The NASCAR Cup Series makes history this weekend, for the first time since 1971 the NASCAR Cup Series will race in a stadium. The race will take place in Los Angeles, California at the historic LA Coliseum. This track is a makeshift 0.25-mile oval that has similar characteristics to all the fairground tracks we see in the southeast part of the country. This will truly be a sight to be seen, and I am looking forward to seeing how this works out.
The format of this race will be much different from what we are accustomed to seeing, as there will be four 25 lap heat races that will decide who advances to the main event. The top four cars in each heat will automatically clinch a spot in the main event. For the cars that don't advance, they will be relegated to one of the last chance qualifying races, where the top three will advance and there will be no live pit stops. With the track being as narrow as it is, there will be a lot of close-quarters action. There isn’t a lot to go off of when it comes to data, except for a tire test that featured Dale Earnhardt Jr and Tony Stewart at the similar Bowman Gray Stadium. This will truly be a landmark race in NASCAR’s history
Another major storyline of this race is the emergence of the new NextGen car and its first race. A lot has gone into developing this car and while an exhibition sprint race might not be the best barometer on how the car will run everywhere else, we are sure to see some torn up equipment. It will be imperative for these drivers to keep the car in one piece, as they are now limited to seven cars for the season.
With the hype centered around this race, stadium races may become a mainstay on the schedule. NASCAR reporter Adam Stern tweeted that “If all goes well, a race could very well be coming to places like New York City, Denver, Seattle. Even international markets like Tokyo or London are on the table.” This would be a huge deal considering NASCAR has not held a race outside of Mexico or Canada since 1998 when they ran in Japan. Many have speculated on Twitter that a race in Wembley Stadium would be a possibility, personally I think this would be one of the best moves NASCAR could ever make. The only thing I would hope for is these types of races will stay exhibitions.
The driver that I have winning this race is Kyle Larson. While there isn’t a lot of statistics to go off, It is worth noting that Larson won a track similar to this in Daytona back in 2013 in a Late Model, so he definitely has experience getting around these type of racetracks. Also, he is the defending champion, which is always a plus. When asked about the new car, Kyle told reporters, “it’s about the same as the old one.” If this is the case, the rest of the field should be on high alert considering how many races he won last season. Look for the #5 Camaro to be the car to beat come Sunday.
When Bryce Young and CJ Stroud were drafted with the first two picks of the NFL Draft, we knew they would be compared to one another for years to come.
And here we are just 11 games into the season and one quarterback has already seen his head coach fired. Panthers owner David Tepper spoke to the media on Wednesday and discussed his decision to fire Frank Reich, and also set the record straight on how they arrived at the decision to draft Young.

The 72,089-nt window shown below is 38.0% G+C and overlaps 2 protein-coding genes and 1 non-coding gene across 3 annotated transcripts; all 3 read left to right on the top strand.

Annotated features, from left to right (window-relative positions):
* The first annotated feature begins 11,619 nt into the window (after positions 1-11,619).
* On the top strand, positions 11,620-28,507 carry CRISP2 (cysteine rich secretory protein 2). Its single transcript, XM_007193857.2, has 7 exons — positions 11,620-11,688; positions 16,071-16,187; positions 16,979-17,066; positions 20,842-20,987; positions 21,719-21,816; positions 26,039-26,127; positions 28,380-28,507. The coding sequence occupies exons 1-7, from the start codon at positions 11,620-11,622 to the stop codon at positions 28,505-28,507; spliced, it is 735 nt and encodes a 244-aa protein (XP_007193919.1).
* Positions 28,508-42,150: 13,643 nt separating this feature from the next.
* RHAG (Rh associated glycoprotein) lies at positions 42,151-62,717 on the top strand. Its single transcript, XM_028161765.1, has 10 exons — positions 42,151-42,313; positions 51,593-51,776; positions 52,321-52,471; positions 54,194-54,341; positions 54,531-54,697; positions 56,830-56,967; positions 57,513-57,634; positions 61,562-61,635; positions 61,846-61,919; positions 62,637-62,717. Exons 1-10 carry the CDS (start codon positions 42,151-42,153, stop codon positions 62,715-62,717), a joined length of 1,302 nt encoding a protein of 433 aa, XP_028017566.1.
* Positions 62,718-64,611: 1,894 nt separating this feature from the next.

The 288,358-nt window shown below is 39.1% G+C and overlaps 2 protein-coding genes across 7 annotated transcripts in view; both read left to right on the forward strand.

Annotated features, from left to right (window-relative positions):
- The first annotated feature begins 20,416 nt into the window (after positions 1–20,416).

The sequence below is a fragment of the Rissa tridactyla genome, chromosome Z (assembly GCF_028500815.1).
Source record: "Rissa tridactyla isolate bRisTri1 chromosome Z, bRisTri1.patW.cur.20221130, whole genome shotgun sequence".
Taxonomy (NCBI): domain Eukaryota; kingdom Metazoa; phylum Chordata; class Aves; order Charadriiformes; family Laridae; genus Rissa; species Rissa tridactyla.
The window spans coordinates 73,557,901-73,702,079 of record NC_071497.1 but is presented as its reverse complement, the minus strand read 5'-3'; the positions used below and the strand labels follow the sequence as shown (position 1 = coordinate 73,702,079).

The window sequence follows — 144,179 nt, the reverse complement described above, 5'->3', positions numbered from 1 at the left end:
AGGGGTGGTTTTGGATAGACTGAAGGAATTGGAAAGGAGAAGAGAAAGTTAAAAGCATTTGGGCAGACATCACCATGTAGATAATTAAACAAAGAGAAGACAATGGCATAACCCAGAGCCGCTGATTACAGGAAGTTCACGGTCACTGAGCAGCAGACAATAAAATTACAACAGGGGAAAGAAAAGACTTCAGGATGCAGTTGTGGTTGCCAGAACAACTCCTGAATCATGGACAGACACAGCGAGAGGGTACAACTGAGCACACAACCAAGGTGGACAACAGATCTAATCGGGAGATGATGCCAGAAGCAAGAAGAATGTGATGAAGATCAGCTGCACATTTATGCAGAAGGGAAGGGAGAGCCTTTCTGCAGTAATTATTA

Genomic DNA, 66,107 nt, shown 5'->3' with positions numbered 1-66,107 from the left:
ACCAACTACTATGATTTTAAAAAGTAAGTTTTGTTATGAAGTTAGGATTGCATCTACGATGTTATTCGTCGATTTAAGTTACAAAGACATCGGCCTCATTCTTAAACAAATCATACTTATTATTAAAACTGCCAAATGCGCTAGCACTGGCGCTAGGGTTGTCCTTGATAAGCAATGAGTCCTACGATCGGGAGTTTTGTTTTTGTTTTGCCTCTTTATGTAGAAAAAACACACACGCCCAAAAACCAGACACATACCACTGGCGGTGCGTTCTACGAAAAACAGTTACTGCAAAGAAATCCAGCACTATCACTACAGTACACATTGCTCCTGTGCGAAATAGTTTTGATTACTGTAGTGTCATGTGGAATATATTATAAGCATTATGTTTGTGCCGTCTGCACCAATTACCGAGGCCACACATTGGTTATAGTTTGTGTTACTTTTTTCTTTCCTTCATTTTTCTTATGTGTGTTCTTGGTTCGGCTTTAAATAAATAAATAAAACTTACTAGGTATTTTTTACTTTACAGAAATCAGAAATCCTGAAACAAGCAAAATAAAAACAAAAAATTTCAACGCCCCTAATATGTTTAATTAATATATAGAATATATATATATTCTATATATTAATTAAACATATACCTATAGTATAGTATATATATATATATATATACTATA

In so many words, Tepper basically blamed the Texans for how the top of the draft played out. He mentioned Stroud by name and said the Panthers were ready to draft him at No. 2 overall until the Texans backed out of the three-team trade with the Bears.
Tepper made a point of saying everyone in their building had Bryce Young as the top player on their draft board, despite rumors about Frank Reich preferring Stroud.
CJ Stroud and the Texans have been so much better than Bryce Young and the Panthers that Tepper clearly felt it was necessary to defend himself, and the decisions he's made for the organization.
In the end, the person that gets the worst end of the deal is Bryce Young. Coaching changes can be very difficult on young quarterbacks. And it looks like he'll have to learn a new offense in his second year when the Panthers hire a new coaching staff.
How fortunate we are as Texans fans to have DeMeco Ryans and CJ Stroud leading the team moving forward.
With all of this in mind, is there a reason Texans fans haven't fully bought in to the new-look Texans? JJ Watt was a guest on The Pat McAfee Show this week and was asked about the team's inability to fill the stadium on Sundays.
As a former player for the Colts, McAfee always thought Houston had the loudest and best fans in the NFL. And while the Texans are 9th in attendance this year according to ESPN, even CJ Stroud has asked for the fans to fill the stadium.
So there is something to it. You can see the empty seats in photos. So why aren't the Texans packing NRG with a shiny new franchise QB?
We believe the recent history of the team is why fans are slowly coming back. McAfee wasn't here for:
Bill O'Brien cussing at fans during games
Trading DeAndre Hopkins away for next to nothing
The Jack Easterby disaster
Deshaun Watson allegedly blaming ownership for why he wanted out
The Deshaun Watson scandal
Firing back-to-back coaches after one season, and the list goes on.
Don't miss the video above for the full conversation!
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